I, along with the iOS faithful, waited with bated breath yesterday to hear all about the new iPhone 5C and the iPhone 5S. Considering that the last time I upgraded my phone was for the 4S, I was looking forward to seeing what my upgrade options (that were not Windows or Android-based) were.
I was excited for both models, as I could see these as upgrades. Part of the big upgrade for both will be iOS7, as it is promising to be a more streamlined user experience. While we’ve known about this new upgrade to the OS for a few months, now that it’s close to its release, the excitement can really build up. There will be more accessibility to the Cloud, more multi-tasking features, easier ability to share data, and a better camera functionality, among other updates. Siri searches are even improved, as it draws more data from Wikipedia and social media now. Maps are improved. Just the OS update alone will make things better for mobile sharing of information. The iWork suite is going to be free, available on the Cloud as well. This is a big boost to creating and editing content, whether it be text, graphics, spreadsheets or video. My first reaction to this was, “Gee, I spent some good money on getting all those apps a while ago. Do I get a refund now?” I’m sure I don’t, but thinking about this from an educational perspective, this is a big boost. I did use the cloud-based iWork to work on some items while it was available via beta, and I found it to be a great solution for me to work on various documents on both my iDevices and my laptop–and my laptop is Windows-based! I could access it via my iCloud account on my browser, and then work on it later on my iPad or iPhone. It’s a great boost, and I’m sure it’ll help some classroom situations save some money.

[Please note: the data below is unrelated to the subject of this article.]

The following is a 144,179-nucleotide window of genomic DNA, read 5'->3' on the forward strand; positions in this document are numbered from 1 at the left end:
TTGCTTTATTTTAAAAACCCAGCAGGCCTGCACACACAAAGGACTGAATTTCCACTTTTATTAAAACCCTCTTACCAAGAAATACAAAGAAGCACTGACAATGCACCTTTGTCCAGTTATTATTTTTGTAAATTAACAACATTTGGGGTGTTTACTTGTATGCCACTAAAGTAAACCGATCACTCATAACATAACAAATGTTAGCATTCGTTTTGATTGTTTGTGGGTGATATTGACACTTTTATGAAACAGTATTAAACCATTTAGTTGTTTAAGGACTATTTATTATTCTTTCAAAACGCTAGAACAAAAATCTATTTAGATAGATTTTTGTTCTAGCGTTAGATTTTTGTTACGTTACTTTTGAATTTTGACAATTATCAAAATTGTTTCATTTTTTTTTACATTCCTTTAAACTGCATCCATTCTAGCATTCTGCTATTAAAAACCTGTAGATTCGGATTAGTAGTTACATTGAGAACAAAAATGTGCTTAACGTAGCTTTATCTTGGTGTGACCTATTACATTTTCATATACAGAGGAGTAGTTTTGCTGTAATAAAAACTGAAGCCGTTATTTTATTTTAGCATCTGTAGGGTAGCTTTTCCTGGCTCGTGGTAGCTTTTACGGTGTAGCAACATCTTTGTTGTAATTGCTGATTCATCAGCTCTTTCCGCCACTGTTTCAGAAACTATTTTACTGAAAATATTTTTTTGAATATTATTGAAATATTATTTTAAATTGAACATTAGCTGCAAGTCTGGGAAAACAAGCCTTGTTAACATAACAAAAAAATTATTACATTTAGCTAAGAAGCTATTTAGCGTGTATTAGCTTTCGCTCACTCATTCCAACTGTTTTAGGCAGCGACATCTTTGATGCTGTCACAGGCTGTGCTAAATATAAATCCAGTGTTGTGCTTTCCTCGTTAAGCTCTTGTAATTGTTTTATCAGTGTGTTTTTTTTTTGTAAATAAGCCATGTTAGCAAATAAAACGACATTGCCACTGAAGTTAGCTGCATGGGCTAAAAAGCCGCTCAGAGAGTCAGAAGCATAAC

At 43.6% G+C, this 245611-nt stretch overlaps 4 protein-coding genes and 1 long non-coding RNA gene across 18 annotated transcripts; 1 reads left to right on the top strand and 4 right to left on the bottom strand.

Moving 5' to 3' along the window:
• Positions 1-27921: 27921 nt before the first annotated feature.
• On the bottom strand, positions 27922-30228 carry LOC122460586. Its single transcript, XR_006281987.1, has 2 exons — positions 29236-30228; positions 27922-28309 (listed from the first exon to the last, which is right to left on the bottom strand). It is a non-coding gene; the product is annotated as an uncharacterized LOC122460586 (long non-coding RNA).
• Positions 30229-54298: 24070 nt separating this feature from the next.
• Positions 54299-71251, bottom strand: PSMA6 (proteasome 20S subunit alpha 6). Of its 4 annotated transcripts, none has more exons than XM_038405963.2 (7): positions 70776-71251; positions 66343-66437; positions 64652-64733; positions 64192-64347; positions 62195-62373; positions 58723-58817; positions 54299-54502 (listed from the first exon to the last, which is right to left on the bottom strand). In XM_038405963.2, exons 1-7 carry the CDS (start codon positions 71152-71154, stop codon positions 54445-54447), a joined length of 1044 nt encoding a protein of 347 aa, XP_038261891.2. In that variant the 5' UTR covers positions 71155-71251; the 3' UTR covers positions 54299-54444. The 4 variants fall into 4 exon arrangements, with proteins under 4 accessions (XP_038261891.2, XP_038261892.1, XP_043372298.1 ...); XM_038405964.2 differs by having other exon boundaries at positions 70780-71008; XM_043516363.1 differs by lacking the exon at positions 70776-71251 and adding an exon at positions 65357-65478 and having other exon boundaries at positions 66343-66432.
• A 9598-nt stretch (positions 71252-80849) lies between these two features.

But these new tools–because that’s what these new phones are, new tools–look awesome. The iPhone 5C and iPhone 5S do open up some new doors to not only use this new OS to the maximum, but they offer new opportunities for mobile learning.
While the iPhone 5C has all the pretty colors now available, the new structure of using a polycarbonate plastic foundation is going to make a big difference. First of all, I’m sure some people are thinking, “Oh my gosh, that thing will crack so easily because it’s plastic, even if it has that silicone case around it.” If you don’t know much about polycarbonate plastics, then you’d need to learn, because you would be wrong. Polycarbonate plastics are often used for children’s eyeglasses because of their strength and rigidity. The same plastic is used for sports goggles and sports eyewear for the same reason. (Being a mom who has a child with glasses, and I own a pair of prescription swimming goggles, I know this.) This plastic is safe enough to protect one’s eyes, even in extreme conditions, as they don’t break easily nor do they scratch easily. So if it’s safe for your kids’ eyes, it’s probably going to be safe for your phone. It’s reinforced with the steel frame that doubles as an antenna, so I think one shouldn’t have any worries if the device is properly cared for, in general.